Colin Nederkoorn, founder and CEO of Customer.io, describes his company as an "email engagement platform." They cover all communication with their customer's users outside of their apps including email, push notifications, and SMS. To do this well, they collect lots of customer data, but Colin makes the distinction between what they do at Customer.io and other companies that are "customer data platforms" that also happen to include a messaging feature.
Colin's background is in product management. When he started Customer.io with his co-founder, they loved the analytics space. As they heard from more and more customers while making their first version, however, the feedback was clear — their users didn't want another tool to show them what users were doing. They wanted a tool that helped them change people's behavior and helped them better onboard users into their products. Since then, Colin says their team has gone deep on messaging and not as broad with other analytics features, despite having lots of data.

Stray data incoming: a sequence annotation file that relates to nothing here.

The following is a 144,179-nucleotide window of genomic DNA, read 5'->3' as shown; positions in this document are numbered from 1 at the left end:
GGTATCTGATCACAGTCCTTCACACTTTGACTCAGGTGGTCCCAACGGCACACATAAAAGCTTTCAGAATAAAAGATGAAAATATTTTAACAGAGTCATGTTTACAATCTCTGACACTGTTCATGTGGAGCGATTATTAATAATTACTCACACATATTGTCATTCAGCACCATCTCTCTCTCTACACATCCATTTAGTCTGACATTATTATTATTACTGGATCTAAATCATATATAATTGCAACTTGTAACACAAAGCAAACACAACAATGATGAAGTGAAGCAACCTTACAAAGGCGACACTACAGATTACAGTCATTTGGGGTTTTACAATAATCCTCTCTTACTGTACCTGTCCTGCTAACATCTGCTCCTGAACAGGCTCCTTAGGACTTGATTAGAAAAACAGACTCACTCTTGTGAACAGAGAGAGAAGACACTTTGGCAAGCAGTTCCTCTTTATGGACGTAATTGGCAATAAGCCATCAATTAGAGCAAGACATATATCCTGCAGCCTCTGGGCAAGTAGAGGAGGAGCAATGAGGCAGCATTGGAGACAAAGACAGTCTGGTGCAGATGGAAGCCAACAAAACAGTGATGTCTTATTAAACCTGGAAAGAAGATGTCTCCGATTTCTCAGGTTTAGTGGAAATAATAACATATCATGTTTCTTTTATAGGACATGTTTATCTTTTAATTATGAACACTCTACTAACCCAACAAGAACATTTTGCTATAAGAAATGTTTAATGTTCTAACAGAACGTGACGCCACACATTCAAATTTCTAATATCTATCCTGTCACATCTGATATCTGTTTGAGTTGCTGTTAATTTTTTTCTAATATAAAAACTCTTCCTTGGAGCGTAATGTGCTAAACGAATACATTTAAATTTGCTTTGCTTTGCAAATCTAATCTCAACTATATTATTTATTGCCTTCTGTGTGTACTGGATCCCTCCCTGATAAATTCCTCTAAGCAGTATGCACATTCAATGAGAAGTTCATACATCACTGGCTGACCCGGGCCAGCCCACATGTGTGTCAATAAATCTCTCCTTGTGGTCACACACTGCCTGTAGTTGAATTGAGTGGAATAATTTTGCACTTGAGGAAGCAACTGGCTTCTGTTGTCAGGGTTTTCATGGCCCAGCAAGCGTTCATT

How do you handle integrations?
Jane and Colin jump right into one of the biggest hurdles faced by email tools like Customer.io and Userlist — data integrations. Colin says:
"Integrations are always hard because they're critical to get right and they require a business to do a bunch of work before they can get any value out of your product. For products like ours, one of the major stumbling blocks for people is being prepared to do the work for an integration."
Colin describes multiple approaches that companies take to address this challenge. One way is to build your messaging platform on top of a popular existing platform. Klaviyo, for example, does this with Shopify providing a "one-click" integration with that infrastructure. This is great when it works, but it isn't always possible.
At Customer.io, their tool is built for those building their own custom platforms, thus making a custom integration necessary. Integrations require engineering time and the process is much different than a one-click integration described in the first approach. Early on, Colin urged customers to integrate with Segment as opposed to integrating directly with them: